Fraudsters are using the pandemic as an excuse to trick people out of their cash, according to British banks.
UK Finance has warned that scamsters are preying on consumers' financial fears and has named ten Covid-19 scams the public should be wary of.
"Criminals are impersonating trusted organisations like the NHS or HMRC to trick people," the trade body said.
People should stay alert to avoid falling for the sophisticated schemes, it said.
"During this pandemic we have seen criminals using sophisticated methods to callously exploit people's financial concerns to trick them into giving away their money or information," said Katy Worobec, managing director of economic crime at UK Finance.
Local councils have recorded a 40% increase in reported scams since the start of lockdown, while Citizens Advice reckons one in three people have been targeted by a Covid scammer.
Some scams manipulate their victims by urging people to invest and "take advantage of the financial downturn".
Others impersonate well-known subscription services to trick people to part with their cash and personal information.
Some criminals even pose as representatives from the NHS test and trace service to fool people into giving away their personal details.
"We urge people to follow the advice of the Take Five to Stop Fraud campaign to keep their money and personal information safe from fraudsters," said Ms Worobec.
The campaign encourages people to be suspicious of any unsolicited contact and "Stop, Challenge and Protect" when they receive any messages out of the blue.
The ten scams to be wary of
Covid-19 financial support scams
1. Fake government emails, which look like they are from government departments offering grants of up to £7,500. The emails contain links which steal personal and financial information.
2. Scam emails offering access to "Covid-19 relief funds", which encourage victims to fill in a form and hand over their personal information.
3. Official-looking emails offering a "council tax reduction". The emails contain links that lead to a fake government website, which harvests personal and financial information.
4. Benefit recipients are offered help in applying for universal credit, but fraudsters grab some of the payment as an advance for their "services".
5. Phishing emails claiming that the recipient has been in contact with someone diagnosed with Covid-19. They lead to fake websites that are used to steal personal and financial information or infect devices with malware.
6. Fake adverts for non-existent coronavirus-related products, such as hand sanitizer and face masks, which simply take the victim's cash and send them nothing.
7. Fake emails and texts claiming to be from TV Licensing, telling people they are eligible for six months for free because of the pandemic. Victims are told there has been a problem with their direct debit and are asked to click on a link that takes them to a fake website, which steals their personal and financial information.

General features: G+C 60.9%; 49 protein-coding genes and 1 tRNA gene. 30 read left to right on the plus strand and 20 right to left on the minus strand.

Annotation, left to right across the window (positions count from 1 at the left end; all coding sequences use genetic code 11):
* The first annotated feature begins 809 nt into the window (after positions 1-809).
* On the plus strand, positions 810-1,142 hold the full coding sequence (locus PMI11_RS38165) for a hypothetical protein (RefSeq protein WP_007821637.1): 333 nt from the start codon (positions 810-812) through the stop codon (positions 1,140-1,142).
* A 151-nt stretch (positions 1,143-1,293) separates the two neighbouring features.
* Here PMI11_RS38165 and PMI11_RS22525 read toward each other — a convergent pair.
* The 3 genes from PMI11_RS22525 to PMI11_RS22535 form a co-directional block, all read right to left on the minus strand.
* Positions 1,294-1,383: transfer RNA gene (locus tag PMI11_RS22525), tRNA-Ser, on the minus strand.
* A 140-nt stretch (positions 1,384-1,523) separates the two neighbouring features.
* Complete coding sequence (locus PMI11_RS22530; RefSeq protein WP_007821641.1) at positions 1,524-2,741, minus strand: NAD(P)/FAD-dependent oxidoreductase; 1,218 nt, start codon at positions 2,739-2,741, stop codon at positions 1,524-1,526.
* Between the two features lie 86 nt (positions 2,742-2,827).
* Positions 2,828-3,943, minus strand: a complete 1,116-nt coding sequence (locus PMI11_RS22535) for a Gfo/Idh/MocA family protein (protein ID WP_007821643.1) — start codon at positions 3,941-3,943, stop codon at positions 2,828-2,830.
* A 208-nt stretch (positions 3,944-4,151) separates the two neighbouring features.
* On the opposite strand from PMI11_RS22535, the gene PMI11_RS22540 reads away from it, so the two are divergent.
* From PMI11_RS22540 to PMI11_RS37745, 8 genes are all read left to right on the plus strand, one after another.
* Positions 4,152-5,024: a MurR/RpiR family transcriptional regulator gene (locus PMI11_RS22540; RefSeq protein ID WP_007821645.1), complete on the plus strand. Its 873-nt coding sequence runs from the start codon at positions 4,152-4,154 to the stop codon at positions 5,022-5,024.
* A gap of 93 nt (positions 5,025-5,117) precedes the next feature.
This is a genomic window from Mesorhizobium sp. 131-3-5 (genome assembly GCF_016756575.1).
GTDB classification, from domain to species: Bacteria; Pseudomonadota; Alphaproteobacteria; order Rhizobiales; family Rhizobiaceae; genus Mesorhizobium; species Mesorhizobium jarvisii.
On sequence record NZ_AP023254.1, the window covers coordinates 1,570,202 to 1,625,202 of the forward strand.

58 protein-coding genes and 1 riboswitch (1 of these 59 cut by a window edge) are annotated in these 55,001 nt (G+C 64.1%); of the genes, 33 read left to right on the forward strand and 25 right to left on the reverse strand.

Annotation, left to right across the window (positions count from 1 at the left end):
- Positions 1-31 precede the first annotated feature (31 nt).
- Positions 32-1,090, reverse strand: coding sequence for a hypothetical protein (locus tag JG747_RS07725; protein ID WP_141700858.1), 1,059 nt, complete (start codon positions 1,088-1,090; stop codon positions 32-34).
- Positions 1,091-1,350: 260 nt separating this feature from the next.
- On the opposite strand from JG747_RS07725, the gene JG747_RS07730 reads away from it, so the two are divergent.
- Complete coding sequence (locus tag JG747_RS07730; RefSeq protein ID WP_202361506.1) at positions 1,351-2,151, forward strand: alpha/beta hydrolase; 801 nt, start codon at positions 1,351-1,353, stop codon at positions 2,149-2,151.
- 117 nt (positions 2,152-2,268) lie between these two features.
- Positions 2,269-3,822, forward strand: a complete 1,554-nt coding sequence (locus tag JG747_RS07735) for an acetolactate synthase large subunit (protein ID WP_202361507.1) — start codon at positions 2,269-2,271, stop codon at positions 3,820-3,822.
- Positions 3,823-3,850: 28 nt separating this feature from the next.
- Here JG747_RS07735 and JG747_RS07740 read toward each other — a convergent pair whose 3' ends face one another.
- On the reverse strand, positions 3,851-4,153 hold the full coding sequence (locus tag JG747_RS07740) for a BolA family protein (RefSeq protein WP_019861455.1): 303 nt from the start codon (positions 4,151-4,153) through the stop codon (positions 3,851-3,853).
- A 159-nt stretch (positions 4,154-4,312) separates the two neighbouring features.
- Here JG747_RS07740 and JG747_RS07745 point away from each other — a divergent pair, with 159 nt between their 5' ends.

8. Emails asking people to update their TV subscription services payment details by clicking on a link which is then used to steal credit card information.
9. Fake profiles on social media sites are used to manipulate victims into handing over their money. Criminals will often use the identities of real people to strike up conversation with their targets.
10. Fake investment opportunities are advertised on social media sites, encouraging victims to "take advantage of the financial downturn". Bitcoin platforms are using emails and adverts on social media platforms to encourage unsuspecting victims to put money into fake companies using fake websites.
The Local Government Association (LGA) also warned about fake coronavirus test kits and hand sanitizers, but said scamsters are also flogging medical products claiming to treat or prevent Covid-19.
It said local councils have also heard of messages about how to claim school meals funding and government grants, and criminals cold-calling care home residents offering to do shopping errands.
One scam involves a message sent by text or email stating that the recipient has been fined £60 for leaving their home more than once a day, the LGA warned.
Links in these messages connect to websites that steal a victim's personal information or hack into their computer or phone.
"People need to be cautious. If something doesn't seem right or sounds too good to be true, don't hesitate to end a phone call, bin a letter, delete an email or shut the door," an LGA spokesperson said.
Citizens Advice warned that the most vulnerable people are often at greater risk of being contacted by a scammer.
Dame Gillian Guy, chief executive of Citizens Advice, said: "While so many people have pulled together to help and support each other through the challenges of coronavirus, opportunistic scammers have instead chosen to prey on unsuspecting victims.
"We've had nearly a quarter of a million views of our web pages on scams during this pandemic and we're urging everyone to only use trusted sources of information and be on the lookout for signs of a potential scam."
The charity's research showed almost half those with a disability or long-term illness had been targeted, while half of those with an increased risk of Covid-19 or those shielding had been too.
More than half of those who have lost personal income due to the virus had also been contacted.